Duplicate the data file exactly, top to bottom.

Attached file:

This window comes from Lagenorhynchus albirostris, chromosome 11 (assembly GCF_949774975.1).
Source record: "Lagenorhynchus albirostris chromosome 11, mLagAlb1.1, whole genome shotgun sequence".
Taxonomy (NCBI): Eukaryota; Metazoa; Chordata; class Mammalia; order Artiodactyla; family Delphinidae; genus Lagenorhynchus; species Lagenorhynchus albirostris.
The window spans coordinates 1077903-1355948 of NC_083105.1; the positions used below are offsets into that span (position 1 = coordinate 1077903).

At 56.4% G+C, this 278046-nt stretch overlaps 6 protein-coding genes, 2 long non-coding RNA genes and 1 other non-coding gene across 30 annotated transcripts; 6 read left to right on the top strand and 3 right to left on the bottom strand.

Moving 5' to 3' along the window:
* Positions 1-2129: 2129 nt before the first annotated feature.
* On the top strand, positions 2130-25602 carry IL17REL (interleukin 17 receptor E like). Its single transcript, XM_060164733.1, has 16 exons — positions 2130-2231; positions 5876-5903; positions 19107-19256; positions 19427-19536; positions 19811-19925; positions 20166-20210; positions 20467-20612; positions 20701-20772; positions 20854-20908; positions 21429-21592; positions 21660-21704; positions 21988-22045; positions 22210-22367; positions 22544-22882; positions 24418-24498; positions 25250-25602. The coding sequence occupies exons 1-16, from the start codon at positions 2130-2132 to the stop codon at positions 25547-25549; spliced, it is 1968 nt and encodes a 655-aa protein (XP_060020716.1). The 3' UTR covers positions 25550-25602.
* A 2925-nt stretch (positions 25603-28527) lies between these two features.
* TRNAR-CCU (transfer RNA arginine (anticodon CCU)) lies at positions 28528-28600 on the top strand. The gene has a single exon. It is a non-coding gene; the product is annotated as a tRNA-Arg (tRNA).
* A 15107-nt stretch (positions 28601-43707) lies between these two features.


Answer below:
This window comes from Lagenorhynchus albirostris, chromosome 11 (assembly GCF_949774975.1).
Source record: "Lagenorhynchus albirostris chromosome 11, mLagAlb1.1, whole genome shotgun sequence".
Taxonomy (NCBI): Eukaryota; Metazoa; Chordata; class Mammalia; order Artiodactyla; family Delphinidae; genus Lagenorhynchus; species Lagenorhynchus albirostris.
The window spans coordinates 1077903-1355948 of NC_083105.1; the positions used below are offsets into that span (position 1 = coordinate 1077903).

At 56.4% G+C, this 278046-nt stretch overlaps 6 protein-coding genes, 2 long non-coding RNA genes and 1 other non-coding gene across 30 annotated transcripts; 6 read left to right on the top strand and 3 right to left on the bottom strand.

Moving 5' to 3' along the window:
* Positions 1-2129: 2129 nt before the first annotated feature.
* On the top strand, positions 2130-25602 carry IL17REL (interleukin 17 receptor E like). Its single transcript, XM_060164733.1, has 16 exons — positions 2130-2231; positions 5876-5903; positions 19107-19256; positions 19427-19536; positions 19811-19925; positions 20166-20210; positions 20467-20612; positions 20701-20772; positions 20854-20908; positions 21429-21592; positions 21660-21704; positions 21988-22045; positions 22210-22367; positions 22544-22882; positions 24418-24498; positions 25250-25602. The coding sequence occupies exons 1-16, from the start codon at positions 2130-2132 to the stop codon at positions 25547-25549; spliced, it is 1968 nt and encodes a 655-aa protein (XP_060020716.1). The 3' UTR covers positions 25550-25602.
* A 2925-nt stretch (positions 25603-28527) lies between these two features.
* TRNAR-CCU (transfer RNA arginine (anticodon CCU)) lies at positions 28528-28600 on the top strand. The gene has a single exon. It is a non-coding gene; the product is annotated as a tRNA-Arg (tRNA).
* A 15107-nt stretch (positions 28601-43707) lies between these two features.